ORLANDO-- Orlando is leading Florida out of recession and expanding so briskly the city best known for theme parks is poised to push aside Miami as the state's fastest growing metropolis for at least a generation.
Beyond globally famous Disney World and a massive lodging sector, Orlando in central Florida is benefiting from above average jobs growth, a booming health sciences complex and cheap housing prices.
"People think I'm gushing about Orlando," said Mark Vitner, senior economist specializing in regional economies for Wells Fargo Securities LLC. "But I've got to believe the city will be one of the fastest growing cities in the country over the next 25 years."
Dr. Sean Snaith, director of the University of Central Florida's Institute for Economic Competitiveness, sees Orlando and central Florida as "the new breadbasket for the state."
"It's the location in the state that's going to have the most growth in the next decade or two," Snaith said.
Recent jobs data underscore a northward shift in the economic gravity of Florida, a state of 18.8 million which was especially hard hit by the U.S. housing collapse that still overhangs Florida's economic growth, employment and politics.
In a mash up of 23 economic measurements, Orlando ranks 27th out of 366 metropolitan areas across the United States, and No. 1 in the fourth most populous U.S. state, according to William Fruth, president of the economic research firm POLICOM.
"Orlando's the strongest economy, which is the long-term tendency for an area to consistently grow in size and quality," Fruth said.
Metro Orlando added 23,000 jobs -- a 2.3 percent increase -- in the year ended February 2011, which accounted for almost half of the total 50,000 jobs that Florida's slowly healing economy added, according to U.S. Labor Department data.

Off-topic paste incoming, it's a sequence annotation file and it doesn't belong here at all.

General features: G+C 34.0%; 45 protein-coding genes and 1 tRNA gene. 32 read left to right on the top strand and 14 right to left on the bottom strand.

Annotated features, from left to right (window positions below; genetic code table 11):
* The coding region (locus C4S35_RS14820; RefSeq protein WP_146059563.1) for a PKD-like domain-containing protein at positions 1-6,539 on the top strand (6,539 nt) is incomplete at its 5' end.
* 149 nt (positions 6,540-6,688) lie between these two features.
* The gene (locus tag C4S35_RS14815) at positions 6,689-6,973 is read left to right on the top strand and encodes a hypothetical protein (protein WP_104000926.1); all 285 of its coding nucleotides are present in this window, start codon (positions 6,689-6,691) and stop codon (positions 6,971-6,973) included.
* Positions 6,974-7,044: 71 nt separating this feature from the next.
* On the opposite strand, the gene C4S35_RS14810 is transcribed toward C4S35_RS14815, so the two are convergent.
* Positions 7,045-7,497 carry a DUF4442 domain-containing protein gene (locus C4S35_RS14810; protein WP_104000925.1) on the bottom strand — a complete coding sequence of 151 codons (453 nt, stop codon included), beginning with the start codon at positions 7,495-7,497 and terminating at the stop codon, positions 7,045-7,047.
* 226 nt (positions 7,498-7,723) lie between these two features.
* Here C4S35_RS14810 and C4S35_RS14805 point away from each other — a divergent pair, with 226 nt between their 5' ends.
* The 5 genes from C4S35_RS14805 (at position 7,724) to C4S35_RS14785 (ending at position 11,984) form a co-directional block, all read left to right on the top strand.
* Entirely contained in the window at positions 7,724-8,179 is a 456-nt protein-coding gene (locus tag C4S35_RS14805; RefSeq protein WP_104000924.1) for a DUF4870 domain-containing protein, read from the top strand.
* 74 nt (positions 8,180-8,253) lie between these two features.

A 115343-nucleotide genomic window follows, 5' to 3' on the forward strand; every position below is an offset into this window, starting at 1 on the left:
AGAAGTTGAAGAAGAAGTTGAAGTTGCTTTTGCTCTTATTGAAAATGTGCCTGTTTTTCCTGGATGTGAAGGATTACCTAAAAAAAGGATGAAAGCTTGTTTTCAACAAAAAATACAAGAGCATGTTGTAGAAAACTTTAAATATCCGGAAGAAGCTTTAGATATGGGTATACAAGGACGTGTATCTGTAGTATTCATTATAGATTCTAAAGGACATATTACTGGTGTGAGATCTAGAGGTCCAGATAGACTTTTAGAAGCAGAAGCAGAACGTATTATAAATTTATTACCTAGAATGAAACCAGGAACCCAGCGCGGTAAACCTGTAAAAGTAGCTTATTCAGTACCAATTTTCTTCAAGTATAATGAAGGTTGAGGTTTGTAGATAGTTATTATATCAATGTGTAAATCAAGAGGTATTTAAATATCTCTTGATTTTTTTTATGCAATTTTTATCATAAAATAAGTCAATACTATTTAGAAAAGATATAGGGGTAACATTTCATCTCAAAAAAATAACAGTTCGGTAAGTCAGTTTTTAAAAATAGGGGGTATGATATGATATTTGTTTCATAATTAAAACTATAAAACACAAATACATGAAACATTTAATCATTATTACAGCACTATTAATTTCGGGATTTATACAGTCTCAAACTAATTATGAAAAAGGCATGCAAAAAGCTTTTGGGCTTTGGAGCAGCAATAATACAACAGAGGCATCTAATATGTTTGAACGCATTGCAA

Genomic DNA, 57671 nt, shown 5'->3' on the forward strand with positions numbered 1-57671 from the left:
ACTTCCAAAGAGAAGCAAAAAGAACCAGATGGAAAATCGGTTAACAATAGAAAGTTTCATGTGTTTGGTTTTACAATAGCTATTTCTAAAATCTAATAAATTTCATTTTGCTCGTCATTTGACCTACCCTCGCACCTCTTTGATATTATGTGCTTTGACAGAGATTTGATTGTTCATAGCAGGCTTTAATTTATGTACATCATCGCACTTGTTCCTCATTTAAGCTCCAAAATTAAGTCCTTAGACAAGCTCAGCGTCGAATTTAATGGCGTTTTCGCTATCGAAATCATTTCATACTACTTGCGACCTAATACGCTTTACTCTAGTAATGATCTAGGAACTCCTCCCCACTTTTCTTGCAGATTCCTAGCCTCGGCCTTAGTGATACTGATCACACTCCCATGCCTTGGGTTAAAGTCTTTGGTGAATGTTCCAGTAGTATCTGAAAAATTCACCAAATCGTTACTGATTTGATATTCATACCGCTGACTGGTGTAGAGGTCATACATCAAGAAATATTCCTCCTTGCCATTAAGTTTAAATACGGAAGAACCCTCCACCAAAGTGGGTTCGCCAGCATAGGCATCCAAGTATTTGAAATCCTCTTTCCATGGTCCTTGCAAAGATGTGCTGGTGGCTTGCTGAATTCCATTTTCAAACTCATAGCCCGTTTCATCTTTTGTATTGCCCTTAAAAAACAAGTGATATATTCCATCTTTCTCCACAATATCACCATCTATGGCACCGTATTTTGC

As a percentage of the Florida economy, Orlando has grown and Miami declined in the early 2000s, according to figures from the Brookings Institute.
"There is a shift slowly under way as far as jobs go, and there is a shift as far as income and output goes," Howard Wial, a fellow economist at Brookings Institute, said. "Orlando is growing a lot faster than Miami."
Despite the Mickey Mouse aura, Orlando is home to the Medical City at Lake Nona, which along with Port St Lucie on the state's Atlantic coast, is one of two burgeoning biomedical complexes in Florida. Snaith described Lake Nona's expansion as "explosive."
The synergies at the Medical City have potential to change the structure of Orlando's economy, according to Henry Fishkind, founder of the economic and financial consulting firm Fishkind & Associates.
"You drive around Lake Nona, and there's cranes everywhere," Fishkind said.
A little more than three years ago, the Sanford-Burnham Medical Research Institute broke ground in a 600-acre Lake Nona pasture that had been given the hopeful name of Science & Technology Park.
Since then, a University of Central Florida College of Medicine, M.D. Anderson-Orlando Cancer Research Institute, Nemours Children's Hospital, Orlando Veterans Administration Medical Center and University of Florida Research and Academic Center have opened, or are in the works.
The life sciences cluster is projected by the city to have a nearly $$8 billion impact by 2020.
"Typically we think of economic development and evolution as being more glacial in nature. But this has just occurred at a pace that is really astounding," Snaith said.
To be sure, by many measures, the Miami metropolitan area, population 5.5 million as of 2009, towers over metro Orlando, with 2 million people. Miami and Orlando are the most vibrant cities in the state, Vitner said.
But Orlando's economy is becoming more diverse than Miami's, according to Vitner. It has greater ties to the global economy compared to Miami, which is primarily a conduit to business in Latin America.
And Orlando appeals to relocating companies because of its "screaming bargain" real estate prices as well as economical, direct flights to almost anywhere in the world, Vitner said.
"Orlando seems to be very much one of those cities of the future that's still very young at heart and has a lot of growth ahead," Vitner said.Copyright Sun Sentinel 2011
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